The Treatise on the Miracles of Saint Francis - 408 

13Such great amazement seized the hearts of all that they all seemed out of their minds. They thought they were seeing a fantastic vision. But the one who was healed said, "Do not be afraid! Do not believe that what you see is false, because Saint Francis, to whom I was always devoted, has just left this place and has cured me completely of every wound. He placed those most holy stigmata of his over each of my wounds, and he rubbed all of my wounds with their gentleness. By their touch, as you see, he wondrously knit together everything that was broken. When you heard the rattle of my rumbling chest, the other wounds were already healed with great gentleness. Then the most holy father seemed to be leaving, with the sword left in my throat. Since I could not speak, I signaled to him with my weak hand to extract the sword, the one threat of imminent death. Immediately he took hold of it, as you all saw, and threw it with a powerful hand. And thus, as before, with the sacred stigmata he stroked and rubbed my throat. He so perfectly healed it that the flesh that was cut and what was still intact both appear the same."

Who would not marvel at these things? Who would pretend anything different from what is preached about the stigmata as something wholly divine?

Chapter III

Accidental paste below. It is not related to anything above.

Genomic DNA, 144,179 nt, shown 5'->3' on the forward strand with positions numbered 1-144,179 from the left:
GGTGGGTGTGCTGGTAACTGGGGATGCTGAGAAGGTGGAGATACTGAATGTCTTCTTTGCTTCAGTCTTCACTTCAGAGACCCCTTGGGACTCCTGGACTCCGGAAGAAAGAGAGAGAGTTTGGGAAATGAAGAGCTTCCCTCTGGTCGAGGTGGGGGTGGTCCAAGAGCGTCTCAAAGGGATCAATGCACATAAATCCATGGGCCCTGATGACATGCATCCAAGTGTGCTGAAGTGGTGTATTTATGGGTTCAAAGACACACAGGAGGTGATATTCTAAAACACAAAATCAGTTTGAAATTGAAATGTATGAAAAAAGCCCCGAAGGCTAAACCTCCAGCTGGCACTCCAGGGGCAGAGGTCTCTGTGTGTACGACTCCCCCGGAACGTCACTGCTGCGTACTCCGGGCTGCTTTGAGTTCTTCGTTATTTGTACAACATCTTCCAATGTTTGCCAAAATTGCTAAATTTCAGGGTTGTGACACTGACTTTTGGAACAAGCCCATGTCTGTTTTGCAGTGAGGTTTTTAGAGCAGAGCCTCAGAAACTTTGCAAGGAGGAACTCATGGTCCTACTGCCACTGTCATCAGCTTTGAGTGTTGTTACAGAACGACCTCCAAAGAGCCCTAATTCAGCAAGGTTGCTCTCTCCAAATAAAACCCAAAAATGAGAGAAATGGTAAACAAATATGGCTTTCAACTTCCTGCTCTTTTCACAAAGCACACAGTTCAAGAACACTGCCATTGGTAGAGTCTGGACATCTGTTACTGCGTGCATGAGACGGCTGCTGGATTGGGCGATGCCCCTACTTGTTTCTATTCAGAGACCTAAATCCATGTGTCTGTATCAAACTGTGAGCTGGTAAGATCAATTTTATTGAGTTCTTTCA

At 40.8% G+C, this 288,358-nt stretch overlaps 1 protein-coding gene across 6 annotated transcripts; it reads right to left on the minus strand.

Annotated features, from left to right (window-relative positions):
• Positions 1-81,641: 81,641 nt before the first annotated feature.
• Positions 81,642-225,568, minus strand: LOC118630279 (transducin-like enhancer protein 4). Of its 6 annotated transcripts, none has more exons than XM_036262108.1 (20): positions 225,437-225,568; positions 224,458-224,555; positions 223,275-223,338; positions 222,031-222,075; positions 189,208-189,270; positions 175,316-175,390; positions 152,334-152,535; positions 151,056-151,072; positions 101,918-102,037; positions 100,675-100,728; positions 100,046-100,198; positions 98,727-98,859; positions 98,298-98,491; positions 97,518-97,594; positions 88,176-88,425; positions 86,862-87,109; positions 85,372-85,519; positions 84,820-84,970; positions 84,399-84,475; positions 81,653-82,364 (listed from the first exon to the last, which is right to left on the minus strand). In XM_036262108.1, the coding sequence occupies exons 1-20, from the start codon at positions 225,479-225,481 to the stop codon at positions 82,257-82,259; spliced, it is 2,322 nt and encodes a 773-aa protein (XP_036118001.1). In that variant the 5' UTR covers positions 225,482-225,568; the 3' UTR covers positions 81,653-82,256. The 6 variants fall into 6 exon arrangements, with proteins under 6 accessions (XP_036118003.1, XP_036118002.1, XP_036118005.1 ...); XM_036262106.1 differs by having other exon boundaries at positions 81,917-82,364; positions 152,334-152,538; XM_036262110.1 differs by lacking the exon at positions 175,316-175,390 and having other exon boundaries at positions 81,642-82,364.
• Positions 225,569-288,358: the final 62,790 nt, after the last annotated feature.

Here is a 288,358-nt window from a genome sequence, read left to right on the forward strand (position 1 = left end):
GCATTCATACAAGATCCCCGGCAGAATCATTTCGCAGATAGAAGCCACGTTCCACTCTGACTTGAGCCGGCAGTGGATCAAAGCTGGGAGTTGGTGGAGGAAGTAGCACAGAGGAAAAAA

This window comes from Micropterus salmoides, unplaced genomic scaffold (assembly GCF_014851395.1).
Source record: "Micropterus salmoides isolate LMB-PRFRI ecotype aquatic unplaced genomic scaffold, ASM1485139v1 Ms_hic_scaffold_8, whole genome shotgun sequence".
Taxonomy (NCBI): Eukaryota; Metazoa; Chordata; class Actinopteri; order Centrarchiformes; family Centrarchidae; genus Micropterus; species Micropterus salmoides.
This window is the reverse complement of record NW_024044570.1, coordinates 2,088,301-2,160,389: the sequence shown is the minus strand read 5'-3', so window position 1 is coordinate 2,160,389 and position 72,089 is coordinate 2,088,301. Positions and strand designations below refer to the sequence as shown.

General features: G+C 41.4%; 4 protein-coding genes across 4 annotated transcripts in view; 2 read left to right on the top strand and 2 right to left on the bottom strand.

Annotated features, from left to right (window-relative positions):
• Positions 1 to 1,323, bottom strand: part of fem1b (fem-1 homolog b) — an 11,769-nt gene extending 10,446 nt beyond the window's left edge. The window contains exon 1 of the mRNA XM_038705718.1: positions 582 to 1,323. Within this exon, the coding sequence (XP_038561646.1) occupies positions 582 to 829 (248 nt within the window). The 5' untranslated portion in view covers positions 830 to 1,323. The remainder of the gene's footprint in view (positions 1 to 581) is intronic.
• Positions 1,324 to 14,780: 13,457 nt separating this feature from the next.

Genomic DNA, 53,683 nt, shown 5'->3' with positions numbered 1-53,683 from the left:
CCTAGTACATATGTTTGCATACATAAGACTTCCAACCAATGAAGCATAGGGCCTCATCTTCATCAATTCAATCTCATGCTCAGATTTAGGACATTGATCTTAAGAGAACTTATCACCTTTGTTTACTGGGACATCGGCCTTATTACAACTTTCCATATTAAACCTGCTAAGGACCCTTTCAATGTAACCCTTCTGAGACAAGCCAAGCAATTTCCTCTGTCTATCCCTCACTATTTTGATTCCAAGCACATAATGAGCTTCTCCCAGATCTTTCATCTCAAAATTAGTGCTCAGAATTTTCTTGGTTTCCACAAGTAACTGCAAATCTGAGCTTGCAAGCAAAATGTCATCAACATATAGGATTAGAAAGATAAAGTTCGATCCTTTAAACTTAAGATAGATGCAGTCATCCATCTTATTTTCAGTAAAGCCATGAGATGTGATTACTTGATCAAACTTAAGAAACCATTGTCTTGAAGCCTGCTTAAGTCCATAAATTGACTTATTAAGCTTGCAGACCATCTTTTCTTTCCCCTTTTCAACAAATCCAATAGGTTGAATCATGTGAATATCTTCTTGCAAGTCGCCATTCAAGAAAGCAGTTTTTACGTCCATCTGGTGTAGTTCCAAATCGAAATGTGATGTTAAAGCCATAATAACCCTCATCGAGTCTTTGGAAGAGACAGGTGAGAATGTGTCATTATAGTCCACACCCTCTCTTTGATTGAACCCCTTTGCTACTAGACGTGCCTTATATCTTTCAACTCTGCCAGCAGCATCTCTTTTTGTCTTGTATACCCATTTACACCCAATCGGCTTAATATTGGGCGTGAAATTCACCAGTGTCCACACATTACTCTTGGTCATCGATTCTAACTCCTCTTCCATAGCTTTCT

14At the time of an eye disease, he is forced to let himself be treated. A surgeon is called to the place, and when he comes he is carrying an iron instrument for cauterizing. He ordered it to be placed in the fire until it became red hot. But the blessed Father, to comfort the body, which was struck with panic, spoke to the fire: "My brother Fire, your beauty is the envy of all creatures, the Most High created you strong, beautiful and useful. Be gracious to me in this hour; be courteous! For a long time I have loved you in the Lord. I pray the Great Lord who created you to temper now your heat that I may bear your gentle burning."

When the prayer is finished, he makes the sign of the cross over the fire and then remains in place unshaken. The surgeon takes in his hands the red-hot, glowing iron. The brothers, overcome by human feeling, run away. The saint joyfully and eagerly offers himself to the iron. The hissing iron sinks into tender flesh, and




Francis of Assisi: Early Documents, vol. 2, p. 408